“The Top Loading Kryprotek is ideal for risky, potentially messy situations such as disinterment, relocations and re-entombments,” Bates said. “The unit comes in two pieces: a rigid, ribbed base with 8-inch-deep sidewalls and a rugged cap that once sealed to the base provides a solid, durable containment of the most challenging situations.”

The End Loading Design has a bit of a different focus. “The End Loading Kryprotek is designed to make the entombment process simple for the staff and dignified for the family,” Bates said. “The unit comes in four pieces: a top and bottom half of a tube and two end caps. To facilitate the installation, the top and bottom half and rear end- cap are assembled and installed prior to entombment. During entombment, the casket easily slides on the smooth plastic inside surface, and the staff simply attaches the front end cap.”

Both designs are constructed of heavy-gauge acrylonitrile butadiene styrene plastic – the same material but significantly thicker than the plastic used to line high-end burial vaults. “(The units) have a one-way pressure release valve in the rear that allows gases to escape into the mausoleum ventilation system without allowing insects to get in or out,” Bates added.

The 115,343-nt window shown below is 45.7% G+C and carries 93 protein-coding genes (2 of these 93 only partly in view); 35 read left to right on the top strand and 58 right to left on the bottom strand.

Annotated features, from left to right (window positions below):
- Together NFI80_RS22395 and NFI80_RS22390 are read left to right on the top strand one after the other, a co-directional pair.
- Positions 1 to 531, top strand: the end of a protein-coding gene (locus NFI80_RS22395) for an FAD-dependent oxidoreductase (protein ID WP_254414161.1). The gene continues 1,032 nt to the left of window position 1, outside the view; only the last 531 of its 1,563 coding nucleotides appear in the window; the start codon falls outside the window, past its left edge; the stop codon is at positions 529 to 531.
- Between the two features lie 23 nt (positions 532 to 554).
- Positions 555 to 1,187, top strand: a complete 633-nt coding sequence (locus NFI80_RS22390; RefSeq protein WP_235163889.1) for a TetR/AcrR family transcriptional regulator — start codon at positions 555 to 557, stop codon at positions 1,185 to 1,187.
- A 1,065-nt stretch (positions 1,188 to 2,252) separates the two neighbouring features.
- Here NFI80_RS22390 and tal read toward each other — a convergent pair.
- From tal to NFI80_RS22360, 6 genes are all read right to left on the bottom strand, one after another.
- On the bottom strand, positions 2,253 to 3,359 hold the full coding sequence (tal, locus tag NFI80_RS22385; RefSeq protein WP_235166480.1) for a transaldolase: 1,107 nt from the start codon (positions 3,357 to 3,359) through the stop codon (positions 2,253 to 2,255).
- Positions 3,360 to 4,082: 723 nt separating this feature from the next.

Plans for the Future

Kryprotek has gained momentum in the death-care industry, especially in the past four years. One of Bates’s main focuses is to gain and spread as much education about the mausoleum industry as he possibly can. “I am currently working on a ‘best practices’ project – gathering information from customers, competitors and other experts in the field relating to issues ranging from facility design and maintenance and to crypt pricing and marketing,” he said. “My intention is to consolidate a core of knowledge that will allow mausoleum operators to manage their facilities efficiently and effectively – enabling them to provide families with an aesthetically pleasing facility at a good value.”

For more information, call 800-826- 9406 or e-mail Mark Bates at [email protected]

This Article Originally was Published in The January Issue of American Cemetery